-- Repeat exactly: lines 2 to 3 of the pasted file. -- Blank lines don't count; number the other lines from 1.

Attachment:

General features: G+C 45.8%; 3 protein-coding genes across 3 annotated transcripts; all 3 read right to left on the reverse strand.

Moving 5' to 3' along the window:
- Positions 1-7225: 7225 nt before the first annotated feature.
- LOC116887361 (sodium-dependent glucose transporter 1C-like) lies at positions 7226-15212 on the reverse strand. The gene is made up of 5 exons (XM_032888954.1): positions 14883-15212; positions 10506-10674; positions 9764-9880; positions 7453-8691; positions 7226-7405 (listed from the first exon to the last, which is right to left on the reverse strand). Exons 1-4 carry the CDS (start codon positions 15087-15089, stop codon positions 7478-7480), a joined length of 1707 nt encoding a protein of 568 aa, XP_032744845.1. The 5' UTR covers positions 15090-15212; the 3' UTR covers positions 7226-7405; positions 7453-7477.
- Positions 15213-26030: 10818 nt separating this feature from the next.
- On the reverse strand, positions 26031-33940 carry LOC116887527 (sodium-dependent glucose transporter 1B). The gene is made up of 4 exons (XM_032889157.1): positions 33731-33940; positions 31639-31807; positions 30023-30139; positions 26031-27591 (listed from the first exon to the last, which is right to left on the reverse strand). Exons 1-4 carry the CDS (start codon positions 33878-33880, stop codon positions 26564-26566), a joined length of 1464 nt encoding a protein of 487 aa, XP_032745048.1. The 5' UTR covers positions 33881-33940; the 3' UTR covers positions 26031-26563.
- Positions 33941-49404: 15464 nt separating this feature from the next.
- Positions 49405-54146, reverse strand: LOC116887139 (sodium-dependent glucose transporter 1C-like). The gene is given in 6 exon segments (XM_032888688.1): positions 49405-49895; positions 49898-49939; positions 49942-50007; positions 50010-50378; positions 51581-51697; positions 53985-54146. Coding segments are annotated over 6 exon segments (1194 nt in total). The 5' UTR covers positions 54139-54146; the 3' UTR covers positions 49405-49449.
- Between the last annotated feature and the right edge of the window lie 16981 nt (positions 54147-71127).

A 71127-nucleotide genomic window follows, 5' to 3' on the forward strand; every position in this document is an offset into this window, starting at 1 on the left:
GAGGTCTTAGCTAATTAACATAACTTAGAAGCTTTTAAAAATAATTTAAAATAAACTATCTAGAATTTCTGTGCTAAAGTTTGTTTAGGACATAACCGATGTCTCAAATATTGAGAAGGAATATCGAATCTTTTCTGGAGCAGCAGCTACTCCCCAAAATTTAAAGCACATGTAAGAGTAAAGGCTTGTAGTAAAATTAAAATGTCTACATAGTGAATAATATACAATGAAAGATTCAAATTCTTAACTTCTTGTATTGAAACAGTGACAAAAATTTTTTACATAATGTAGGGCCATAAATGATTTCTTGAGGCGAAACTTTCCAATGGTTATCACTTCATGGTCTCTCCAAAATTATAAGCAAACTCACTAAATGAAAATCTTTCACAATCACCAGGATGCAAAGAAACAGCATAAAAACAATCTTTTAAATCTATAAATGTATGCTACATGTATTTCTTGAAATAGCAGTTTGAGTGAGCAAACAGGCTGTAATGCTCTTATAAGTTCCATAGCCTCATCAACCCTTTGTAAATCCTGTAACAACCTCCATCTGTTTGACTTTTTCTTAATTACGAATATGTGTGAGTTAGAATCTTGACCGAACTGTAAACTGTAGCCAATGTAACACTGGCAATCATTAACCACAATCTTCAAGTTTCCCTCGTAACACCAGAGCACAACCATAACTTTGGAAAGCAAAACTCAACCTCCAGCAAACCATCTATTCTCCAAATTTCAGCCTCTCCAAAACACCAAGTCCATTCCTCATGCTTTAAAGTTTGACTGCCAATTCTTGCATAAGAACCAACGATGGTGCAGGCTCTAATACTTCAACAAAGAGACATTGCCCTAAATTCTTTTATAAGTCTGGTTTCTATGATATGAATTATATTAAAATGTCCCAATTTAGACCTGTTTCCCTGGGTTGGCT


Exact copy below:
Moving 5' to 3' along the window:
- Positions 1-7225: 7225 nt before the first annotated feature.